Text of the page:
Description: Acrodysostosis is a rare autosomal-dominant condition characterized by facial dysostosis, severe brachydactyly with cone-shaped epiphyses, and short stature. Moderate intellectual disability and resistance to multiple hormones might also be present. Recently, a recurrent mutation (c.1102C〉T [p.Arg368∗]) in PRKAR1A has been identified in three individuals with acrodysostosis and resistance to multiple hormones. After studying ten unrelated acrodysostosis cases, we report here de novo PRKAR1A mutations in five out of the ten individuals (we found c.1102C〉T [p.Arg368∗] in four of the ten and c.1117T〉C [p.Tyr373His] in one of the ten). We performed exome sequencing in two of the five remaining individuals and selected phosphodiesterase 4D (PDE4D) as a candidate gene. PDE4D encodes a class IV cyclic AMP (cAMP)-specific phosphodiesterase that regulates cAMP concentration. Exome analysis detected heterozygous PDE4D mutations (c.673C〉A [p.Pro225Thr] and c.677T〉C [p.Phe226Ser]) in these two individuals. Screening of PDE4D identified heterozygous mutations (c.568T〉G [p.Ser190Ala] and c.1759A〉C [p.Thr587Pro]) in two additional acrodysostosis cases. These mutations occurred de novo in all four cases. The four individuals with PDE4D mutations shared common clinical features, namely characteristic midface and nasal hypoplasia and moderate intellectual disability. Metabolic screening was normal in three of these four individuals. However, resistance to parathyroid hormone and thyrotropin was consistently observed in the five cases with PRKAR1A mutations. Finally, our study further supports the key role of the cAMP signaling pathway in skeletogenesis.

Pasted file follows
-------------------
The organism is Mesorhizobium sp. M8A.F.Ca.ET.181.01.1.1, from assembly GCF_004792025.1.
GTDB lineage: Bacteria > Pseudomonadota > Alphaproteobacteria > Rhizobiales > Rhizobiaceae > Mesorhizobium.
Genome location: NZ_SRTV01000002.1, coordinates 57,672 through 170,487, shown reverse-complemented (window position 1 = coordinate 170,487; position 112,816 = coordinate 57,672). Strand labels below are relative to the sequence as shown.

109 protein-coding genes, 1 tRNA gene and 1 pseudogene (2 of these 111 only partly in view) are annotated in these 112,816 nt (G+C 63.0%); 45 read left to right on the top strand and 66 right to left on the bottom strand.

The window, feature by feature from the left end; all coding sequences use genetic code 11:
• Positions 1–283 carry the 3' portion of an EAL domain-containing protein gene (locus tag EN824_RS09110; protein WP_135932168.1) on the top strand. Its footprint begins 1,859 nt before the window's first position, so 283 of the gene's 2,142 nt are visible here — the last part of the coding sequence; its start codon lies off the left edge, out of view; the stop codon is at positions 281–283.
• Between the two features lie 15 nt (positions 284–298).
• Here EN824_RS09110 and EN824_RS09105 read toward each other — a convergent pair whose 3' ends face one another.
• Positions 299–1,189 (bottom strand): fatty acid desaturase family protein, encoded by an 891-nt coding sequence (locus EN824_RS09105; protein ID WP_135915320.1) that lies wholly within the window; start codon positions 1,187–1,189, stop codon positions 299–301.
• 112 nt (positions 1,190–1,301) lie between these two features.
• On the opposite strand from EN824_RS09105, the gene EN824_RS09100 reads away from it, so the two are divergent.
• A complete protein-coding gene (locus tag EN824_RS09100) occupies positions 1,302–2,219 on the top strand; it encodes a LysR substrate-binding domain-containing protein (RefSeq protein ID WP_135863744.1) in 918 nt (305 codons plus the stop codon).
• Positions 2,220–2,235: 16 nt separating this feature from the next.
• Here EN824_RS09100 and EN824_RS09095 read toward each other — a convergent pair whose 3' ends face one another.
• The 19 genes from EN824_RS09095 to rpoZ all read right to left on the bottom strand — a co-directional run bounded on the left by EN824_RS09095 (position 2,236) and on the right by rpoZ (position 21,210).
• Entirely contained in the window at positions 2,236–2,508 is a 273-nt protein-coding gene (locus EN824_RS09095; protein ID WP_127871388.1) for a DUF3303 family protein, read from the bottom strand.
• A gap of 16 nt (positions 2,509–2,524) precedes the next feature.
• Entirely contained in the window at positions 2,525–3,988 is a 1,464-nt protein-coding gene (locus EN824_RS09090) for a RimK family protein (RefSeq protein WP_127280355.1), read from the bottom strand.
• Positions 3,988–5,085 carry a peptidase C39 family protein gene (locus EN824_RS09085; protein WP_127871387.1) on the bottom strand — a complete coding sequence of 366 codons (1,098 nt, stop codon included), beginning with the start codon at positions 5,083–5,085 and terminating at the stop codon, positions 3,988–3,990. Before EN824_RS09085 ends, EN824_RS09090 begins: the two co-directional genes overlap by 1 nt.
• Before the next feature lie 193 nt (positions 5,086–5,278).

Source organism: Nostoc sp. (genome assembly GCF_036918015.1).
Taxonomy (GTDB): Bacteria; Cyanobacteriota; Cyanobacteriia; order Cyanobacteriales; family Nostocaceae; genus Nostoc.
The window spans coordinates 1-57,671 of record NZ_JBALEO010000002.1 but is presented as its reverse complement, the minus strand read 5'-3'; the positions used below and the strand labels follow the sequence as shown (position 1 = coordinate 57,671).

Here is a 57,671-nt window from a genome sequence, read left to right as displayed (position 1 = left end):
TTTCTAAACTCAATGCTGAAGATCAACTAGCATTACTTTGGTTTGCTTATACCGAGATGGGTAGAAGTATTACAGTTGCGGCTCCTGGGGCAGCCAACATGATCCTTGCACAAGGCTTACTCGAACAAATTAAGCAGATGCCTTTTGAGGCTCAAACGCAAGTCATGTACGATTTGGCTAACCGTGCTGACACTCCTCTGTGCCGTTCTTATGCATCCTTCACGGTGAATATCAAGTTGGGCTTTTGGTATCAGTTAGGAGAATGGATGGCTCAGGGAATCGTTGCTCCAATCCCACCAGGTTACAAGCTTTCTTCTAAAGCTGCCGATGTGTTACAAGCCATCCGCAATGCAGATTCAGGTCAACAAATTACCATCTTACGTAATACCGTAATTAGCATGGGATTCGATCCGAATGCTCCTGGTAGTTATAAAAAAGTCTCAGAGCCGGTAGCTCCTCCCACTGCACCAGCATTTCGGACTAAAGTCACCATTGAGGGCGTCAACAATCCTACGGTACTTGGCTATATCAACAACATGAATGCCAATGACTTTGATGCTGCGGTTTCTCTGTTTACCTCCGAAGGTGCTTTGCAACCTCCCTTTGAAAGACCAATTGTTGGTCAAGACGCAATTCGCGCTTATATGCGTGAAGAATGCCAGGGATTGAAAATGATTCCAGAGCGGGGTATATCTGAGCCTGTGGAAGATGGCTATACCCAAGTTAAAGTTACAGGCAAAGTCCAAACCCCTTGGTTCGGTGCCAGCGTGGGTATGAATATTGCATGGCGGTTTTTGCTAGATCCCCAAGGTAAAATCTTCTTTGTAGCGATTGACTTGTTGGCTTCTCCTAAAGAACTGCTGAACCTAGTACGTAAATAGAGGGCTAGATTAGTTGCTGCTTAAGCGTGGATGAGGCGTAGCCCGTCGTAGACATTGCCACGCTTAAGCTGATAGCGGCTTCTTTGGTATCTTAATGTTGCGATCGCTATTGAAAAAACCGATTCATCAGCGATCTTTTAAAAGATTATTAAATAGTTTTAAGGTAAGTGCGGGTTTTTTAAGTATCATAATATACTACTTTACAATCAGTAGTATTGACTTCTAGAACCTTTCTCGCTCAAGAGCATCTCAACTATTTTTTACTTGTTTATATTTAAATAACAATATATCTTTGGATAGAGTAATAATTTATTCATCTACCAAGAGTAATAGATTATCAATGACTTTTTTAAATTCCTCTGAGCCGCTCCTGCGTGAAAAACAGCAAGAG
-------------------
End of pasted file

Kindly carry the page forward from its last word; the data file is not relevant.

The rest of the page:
Subject(s): Adolescent ; Adult ; Analysis ; Base Sequence ; Biological and medical sciences ; Body height ; Brachydactyly ; Causes of ; Child ; Child, Preschool ; Congenital diseases ; Cyclic AMP ; Cyclic AMP-Dependent Protein Kinase RIalpha Subunit - genetics ; Cyclic Nucleotide Phosphodiesterases, Type 3 - genetics ; Cyclic Nucleotide Phosphodiesterases, Type 4 ; DNA sequencing ; Dwarfism ; Dysostoses - genetics ; Dysostosis ; Enzymes ; Epiphysis ; Exome - genetics ; Female ; Fundamental and applied biological sciences. Psychology ; Gene mutations ; General aspects. Genetic counseling ; Genetic aspects ; Genetics of eukaryotes. Biological and molecular evolution ; Genomics ; Hormones ; Humans ; Hypoplasia ; Intellectual Disability - genetics ; Male ; Medical genetics ; Medical sciences ; Mental retardation ; Molecular and cellular biology ; Molecular Sequence Data ; Mutation ; Nucleotide sequencing ; Osteochondrodysplasias - genetics ; Parathyroid hormone ; Parathyroid Hormone - metabolism ; phosphodiesterase ; Prosopagnosia ; Report ; Research ; Sequence Analysis, DNA ; Signal transduction ; Signal Transduction - genetics ; Skeletogenesis ; Thyroid-stimulating hormone ; Thyrotropin - metabolism ; Young Adult
    ISSN: 0002-9297
    E-ISSN: 1537-6605
    Source: Cell Press Collection [ECCPC]
    Source: PubMed Central
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  • 8
    Language: English